KenaiKardinal88
385
Points
KenaiKardinal88 01/01/14 - 07:25 am
0
3
Criminal Behavior

A new study of how criminals vote found that most convicts register Democratic, a key reason in why liberal lawmakers and governors are eager for them to get back into the voting booth after their release. “Democrats would benefit from additional ex-felon participation,” said the authoritative study in The Annals of the American Academy of Political and Social Science. The authors, professors from the University of Pennsylvania and Stanford University, found that in some states, felons register Democratic by more than six-to-one. In New York, for example, 61.5 percent of convicts are Democrats, just 9 percent Republican

BigRedDog
654
Points
BigRedDog 01/01/14 - 09:53 am
2
0
It just COST to much

Is somebody hiding their heads in the sand to the incredible social economic cost of continuing to enforce prohibition against pot. I'll put it this way, I know there must be at lease 500 prisoners doing serious time for growing, selling, distributing , or otherwise using pot in Alaska! The cost of continued incarceration if spent on teachers for our Village schools would pay for at least 100 positions that really need filled a whole lot more than a prison cell!
Then there is the near permanent cost of casting a fellow citizen into the criminal system almost guaranteeing future career hassles. "A price they should have thought of before You say"! I'm just asking if you have clearly thought the options through about the true cost. The punishment being dealt for these crimes is like a life sentence. The Peninsula isn't having problems with crime centered around pot, it's the meth heads, heroin, and high dollar coke freaks that cost us.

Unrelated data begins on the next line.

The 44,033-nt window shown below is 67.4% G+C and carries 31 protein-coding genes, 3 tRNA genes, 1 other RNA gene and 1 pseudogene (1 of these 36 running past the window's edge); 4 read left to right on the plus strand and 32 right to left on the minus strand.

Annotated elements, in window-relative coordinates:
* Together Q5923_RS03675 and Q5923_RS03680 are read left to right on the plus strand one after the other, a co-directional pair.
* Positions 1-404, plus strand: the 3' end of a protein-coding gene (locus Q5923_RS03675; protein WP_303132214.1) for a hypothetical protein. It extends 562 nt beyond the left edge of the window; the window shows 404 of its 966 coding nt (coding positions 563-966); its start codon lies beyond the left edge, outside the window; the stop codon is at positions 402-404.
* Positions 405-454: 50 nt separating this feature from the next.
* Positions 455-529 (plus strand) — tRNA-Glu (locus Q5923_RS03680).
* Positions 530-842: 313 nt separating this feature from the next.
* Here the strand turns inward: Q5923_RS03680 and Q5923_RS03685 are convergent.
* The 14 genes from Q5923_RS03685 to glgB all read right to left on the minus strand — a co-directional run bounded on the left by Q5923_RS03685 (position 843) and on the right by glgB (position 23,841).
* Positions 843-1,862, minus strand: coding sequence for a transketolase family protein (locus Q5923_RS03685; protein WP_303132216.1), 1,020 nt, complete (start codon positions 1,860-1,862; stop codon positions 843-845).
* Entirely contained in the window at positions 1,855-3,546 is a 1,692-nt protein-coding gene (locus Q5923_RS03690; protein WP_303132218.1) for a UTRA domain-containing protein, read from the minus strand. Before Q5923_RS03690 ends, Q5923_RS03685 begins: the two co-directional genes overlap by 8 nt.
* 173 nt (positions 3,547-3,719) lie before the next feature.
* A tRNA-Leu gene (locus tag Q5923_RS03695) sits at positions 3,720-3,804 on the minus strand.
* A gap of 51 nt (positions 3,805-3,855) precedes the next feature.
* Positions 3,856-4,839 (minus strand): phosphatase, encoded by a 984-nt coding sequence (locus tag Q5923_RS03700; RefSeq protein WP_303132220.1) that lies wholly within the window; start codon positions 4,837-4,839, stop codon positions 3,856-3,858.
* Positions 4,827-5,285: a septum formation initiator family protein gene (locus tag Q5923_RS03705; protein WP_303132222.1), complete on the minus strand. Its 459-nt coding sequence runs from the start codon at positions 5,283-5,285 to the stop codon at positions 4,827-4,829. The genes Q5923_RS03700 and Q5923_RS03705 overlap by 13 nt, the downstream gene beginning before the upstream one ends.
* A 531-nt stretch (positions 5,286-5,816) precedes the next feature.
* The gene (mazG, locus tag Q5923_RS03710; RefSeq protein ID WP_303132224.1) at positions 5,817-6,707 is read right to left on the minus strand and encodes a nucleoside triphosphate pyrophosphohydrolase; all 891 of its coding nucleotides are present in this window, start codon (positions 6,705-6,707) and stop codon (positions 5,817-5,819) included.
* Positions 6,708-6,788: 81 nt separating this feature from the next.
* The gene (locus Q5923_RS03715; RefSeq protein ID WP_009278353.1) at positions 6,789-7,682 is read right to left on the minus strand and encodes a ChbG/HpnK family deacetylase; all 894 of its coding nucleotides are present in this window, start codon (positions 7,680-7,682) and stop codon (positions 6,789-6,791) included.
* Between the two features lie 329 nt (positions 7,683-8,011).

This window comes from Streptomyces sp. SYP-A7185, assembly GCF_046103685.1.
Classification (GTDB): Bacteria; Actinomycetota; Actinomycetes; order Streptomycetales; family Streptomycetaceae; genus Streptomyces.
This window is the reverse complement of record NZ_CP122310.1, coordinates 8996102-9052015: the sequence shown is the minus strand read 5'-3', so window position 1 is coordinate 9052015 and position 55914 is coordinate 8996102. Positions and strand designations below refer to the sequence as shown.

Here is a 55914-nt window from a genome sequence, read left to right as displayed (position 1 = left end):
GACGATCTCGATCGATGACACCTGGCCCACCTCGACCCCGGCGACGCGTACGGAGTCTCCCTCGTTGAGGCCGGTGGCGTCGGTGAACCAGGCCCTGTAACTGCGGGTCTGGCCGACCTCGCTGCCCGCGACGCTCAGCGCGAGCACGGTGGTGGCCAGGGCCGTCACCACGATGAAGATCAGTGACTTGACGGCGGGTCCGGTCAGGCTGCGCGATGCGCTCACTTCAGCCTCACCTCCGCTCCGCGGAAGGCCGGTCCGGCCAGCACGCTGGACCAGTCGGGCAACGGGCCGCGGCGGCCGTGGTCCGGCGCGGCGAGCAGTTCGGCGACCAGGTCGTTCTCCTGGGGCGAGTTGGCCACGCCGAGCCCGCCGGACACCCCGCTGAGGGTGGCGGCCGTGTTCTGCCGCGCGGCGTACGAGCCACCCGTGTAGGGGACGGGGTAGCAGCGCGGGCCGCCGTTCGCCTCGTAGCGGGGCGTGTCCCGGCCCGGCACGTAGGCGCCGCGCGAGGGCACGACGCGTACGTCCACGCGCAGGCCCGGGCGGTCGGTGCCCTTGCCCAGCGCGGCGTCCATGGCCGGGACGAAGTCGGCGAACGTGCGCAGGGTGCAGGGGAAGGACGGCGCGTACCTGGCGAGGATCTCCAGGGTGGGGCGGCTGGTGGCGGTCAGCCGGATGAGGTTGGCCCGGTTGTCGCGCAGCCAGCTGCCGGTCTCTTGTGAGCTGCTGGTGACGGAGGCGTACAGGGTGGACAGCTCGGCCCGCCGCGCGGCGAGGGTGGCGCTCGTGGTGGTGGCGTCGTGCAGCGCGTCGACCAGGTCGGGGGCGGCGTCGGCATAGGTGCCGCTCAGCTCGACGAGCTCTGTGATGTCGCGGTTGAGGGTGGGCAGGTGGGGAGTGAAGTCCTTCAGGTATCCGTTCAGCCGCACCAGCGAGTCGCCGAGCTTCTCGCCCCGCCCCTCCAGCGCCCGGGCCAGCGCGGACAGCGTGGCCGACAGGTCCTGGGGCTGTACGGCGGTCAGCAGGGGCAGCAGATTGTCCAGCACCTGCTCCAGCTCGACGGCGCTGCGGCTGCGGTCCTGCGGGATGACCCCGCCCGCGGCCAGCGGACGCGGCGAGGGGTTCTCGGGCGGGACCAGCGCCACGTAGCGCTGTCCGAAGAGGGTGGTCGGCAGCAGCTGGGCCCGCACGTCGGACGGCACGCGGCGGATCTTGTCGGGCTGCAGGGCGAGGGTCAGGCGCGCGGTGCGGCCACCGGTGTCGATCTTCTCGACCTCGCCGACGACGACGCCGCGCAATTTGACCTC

I won't try to change anybody's opinion concerning legalization, but I will say I am tired of seeing this great a cost being paid by taxpayers for something that does not to work. Then there is the unforeseen cost to our National Energy Supply bye outlawing the growth and production of industrial hemp. Our Government should be focused on industries that grow through our leadership in energy production with priority focused on BIO fuels! Are you happy knowing your government is funding the cost of producing ethanol from corn. That huge multinational corps. have a guaranteed check coming to buy all the ethanol they can produce and it's backed with YOUR tax dollar? You see I'm not happy with that, and ask if the folks doing this are aware of the incredible strain this corn economy has put on the nations farming families? It's great if you have the mass tracks of farmland to produce the corn. But if you were a hog farmer, cattle rancher, or a chicken farmer you were screwed by the ever raising cost of feed.